Marijuana by itself brings with it a host of dangers, but there is a more dangerous type of marijuana that is currently working its way into Australian society, and it’s known as synthetic cannabis or synthetic marijuana. Categorised as a designer drug, synthetic marijuana is actually made from dried plant material and chopped up herbs, and the synthetic chemical compounds are sprayed onto them.
What makes synthetic marijuana so dangerous is that no one really knows what chemicals it contains. Synthetic marijuana is already being blamed for a number of deaths in Australia, and yet they continue to be sold in shops in Australia and over the Internet, and is often referred to as spice, kronic, k2, blueberry haze and blaze.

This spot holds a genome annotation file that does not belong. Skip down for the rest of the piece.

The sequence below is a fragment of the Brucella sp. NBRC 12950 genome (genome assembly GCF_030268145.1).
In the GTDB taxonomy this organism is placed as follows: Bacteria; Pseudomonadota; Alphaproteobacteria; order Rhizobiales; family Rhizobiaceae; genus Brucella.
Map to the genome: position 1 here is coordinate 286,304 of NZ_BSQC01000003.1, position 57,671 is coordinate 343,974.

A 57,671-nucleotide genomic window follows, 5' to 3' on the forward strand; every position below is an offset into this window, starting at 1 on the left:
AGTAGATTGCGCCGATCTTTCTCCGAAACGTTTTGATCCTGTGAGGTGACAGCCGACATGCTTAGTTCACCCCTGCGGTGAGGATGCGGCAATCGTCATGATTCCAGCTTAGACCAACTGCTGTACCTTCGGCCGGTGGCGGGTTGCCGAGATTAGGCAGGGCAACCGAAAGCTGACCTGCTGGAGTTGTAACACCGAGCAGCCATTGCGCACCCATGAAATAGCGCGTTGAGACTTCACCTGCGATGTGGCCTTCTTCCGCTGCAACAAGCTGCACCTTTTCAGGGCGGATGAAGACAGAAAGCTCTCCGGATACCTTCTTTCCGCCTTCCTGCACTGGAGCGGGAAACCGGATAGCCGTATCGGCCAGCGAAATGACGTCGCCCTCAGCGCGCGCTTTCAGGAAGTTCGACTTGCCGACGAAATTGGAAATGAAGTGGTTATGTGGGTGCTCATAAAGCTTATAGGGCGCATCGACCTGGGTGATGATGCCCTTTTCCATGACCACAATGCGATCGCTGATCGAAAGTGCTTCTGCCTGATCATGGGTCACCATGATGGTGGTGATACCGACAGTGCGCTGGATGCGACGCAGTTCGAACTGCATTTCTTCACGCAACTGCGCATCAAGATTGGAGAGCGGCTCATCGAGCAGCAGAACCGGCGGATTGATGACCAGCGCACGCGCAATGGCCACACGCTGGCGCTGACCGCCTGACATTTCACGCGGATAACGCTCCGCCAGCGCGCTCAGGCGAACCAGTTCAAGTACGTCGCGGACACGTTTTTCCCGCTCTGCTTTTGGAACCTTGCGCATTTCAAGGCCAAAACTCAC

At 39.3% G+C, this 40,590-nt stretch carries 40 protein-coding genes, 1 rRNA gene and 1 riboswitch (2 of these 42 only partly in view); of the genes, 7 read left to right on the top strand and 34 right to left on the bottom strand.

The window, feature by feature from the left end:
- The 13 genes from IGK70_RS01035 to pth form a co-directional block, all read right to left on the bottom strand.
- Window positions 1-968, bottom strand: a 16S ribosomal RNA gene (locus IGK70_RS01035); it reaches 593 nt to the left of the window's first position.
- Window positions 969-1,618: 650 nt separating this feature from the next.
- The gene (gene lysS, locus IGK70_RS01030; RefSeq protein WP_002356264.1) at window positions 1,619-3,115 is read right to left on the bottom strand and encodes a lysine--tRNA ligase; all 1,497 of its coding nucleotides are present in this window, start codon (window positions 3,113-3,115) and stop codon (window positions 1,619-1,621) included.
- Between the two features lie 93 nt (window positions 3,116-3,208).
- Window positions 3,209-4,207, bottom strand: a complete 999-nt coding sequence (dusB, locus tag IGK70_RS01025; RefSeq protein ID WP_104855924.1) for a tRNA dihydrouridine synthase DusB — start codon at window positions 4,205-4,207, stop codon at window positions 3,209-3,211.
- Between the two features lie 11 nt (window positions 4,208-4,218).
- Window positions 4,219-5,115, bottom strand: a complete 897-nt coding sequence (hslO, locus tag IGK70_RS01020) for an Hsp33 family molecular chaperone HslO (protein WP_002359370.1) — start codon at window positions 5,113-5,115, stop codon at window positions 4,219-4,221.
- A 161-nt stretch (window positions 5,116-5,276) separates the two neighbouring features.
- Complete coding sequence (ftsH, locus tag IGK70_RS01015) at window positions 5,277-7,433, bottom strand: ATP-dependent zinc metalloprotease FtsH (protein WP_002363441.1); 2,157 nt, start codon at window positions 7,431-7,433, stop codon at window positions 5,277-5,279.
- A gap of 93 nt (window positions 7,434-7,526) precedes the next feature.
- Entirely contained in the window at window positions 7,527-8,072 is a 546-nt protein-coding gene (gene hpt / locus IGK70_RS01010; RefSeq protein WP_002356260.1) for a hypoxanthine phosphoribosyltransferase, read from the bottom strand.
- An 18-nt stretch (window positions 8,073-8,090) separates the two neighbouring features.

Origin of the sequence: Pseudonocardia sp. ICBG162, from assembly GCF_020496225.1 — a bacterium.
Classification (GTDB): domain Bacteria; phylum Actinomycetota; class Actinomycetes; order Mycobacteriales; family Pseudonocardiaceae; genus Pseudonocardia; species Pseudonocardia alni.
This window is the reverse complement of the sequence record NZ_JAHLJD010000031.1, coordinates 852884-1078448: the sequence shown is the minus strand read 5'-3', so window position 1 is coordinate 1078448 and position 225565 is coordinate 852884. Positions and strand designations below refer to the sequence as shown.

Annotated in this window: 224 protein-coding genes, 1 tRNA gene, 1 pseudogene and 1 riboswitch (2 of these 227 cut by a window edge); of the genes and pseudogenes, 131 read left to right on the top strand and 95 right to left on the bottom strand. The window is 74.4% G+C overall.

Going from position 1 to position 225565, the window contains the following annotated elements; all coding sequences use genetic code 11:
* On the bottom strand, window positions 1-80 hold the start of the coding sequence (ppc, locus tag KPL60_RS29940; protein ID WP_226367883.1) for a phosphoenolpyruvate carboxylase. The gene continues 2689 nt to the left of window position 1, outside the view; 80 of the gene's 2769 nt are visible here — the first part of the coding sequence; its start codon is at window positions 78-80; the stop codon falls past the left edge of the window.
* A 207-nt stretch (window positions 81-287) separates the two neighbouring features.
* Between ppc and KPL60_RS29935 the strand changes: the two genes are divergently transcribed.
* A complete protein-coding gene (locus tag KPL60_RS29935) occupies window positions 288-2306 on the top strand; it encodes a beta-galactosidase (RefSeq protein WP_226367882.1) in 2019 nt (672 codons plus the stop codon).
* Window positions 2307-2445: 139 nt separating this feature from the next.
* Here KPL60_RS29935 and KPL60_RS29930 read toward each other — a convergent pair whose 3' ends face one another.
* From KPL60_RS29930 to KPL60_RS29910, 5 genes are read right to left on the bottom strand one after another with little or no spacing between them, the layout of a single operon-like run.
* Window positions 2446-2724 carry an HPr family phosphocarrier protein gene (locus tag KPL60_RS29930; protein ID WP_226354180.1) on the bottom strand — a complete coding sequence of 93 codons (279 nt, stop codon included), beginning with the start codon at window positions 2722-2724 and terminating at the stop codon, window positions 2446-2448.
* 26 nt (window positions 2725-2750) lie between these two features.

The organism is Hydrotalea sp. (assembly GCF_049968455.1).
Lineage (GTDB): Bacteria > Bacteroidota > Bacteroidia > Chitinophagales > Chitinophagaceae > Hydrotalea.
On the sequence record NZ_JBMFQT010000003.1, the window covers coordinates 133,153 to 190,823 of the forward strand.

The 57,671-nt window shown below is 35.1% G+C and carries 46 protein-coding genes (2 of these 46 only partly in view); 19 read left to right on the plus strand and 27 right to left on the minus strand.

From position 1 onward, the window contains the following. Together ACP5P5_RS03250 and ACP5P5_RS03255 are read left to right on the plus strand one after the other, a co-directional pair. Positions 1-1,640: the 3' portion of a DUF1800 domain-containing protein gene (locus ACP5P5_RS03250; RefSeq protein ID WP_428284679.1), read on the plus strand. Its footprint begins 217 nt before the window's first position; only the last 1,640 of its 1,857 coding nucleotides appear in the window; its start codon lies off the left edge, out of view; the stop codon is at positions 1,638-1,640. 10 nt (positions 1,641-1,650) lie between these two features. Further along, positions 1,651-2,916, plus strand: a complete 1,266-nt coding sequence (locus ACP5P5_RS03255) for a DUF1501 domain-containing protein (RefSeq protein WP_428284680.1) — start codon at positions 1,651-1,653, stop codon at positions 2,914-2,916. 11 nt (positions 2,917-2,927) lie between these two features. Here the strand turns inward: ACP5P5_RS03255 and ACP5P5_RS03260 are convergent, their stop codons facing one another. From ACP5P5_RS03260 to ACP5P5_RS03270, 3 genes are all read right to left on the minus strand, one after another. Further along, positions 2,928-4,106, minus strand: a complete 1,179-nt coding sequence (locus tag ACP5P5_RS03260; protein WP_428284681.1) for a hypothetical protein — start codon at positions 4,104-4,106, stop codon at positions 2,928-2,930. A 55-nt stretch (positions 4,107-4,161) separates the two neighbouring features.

The Impact of Marijuana at Work
Many people probably think that marijuana is the least dangerous of all illicit drugs, and is therefore okay to use in the workplace. On the contrary, marijuana creates quite an impact in the workplace, especially on work performance.
An employee who uses marijuana at work is likely to suffer from short term memory problems, impaired thinking, and an impaired ability to perform more complex tasks. They become prone to errors, and errors in a workplace can be very costly to the employer. Using marijuana at work can also lead to loss of balance and coordination, decreased concentration, alertness and reaction time, all of which can be highly dangerous if the impaired worker is tasked with operating heavy equipment or driving vehicles for the company.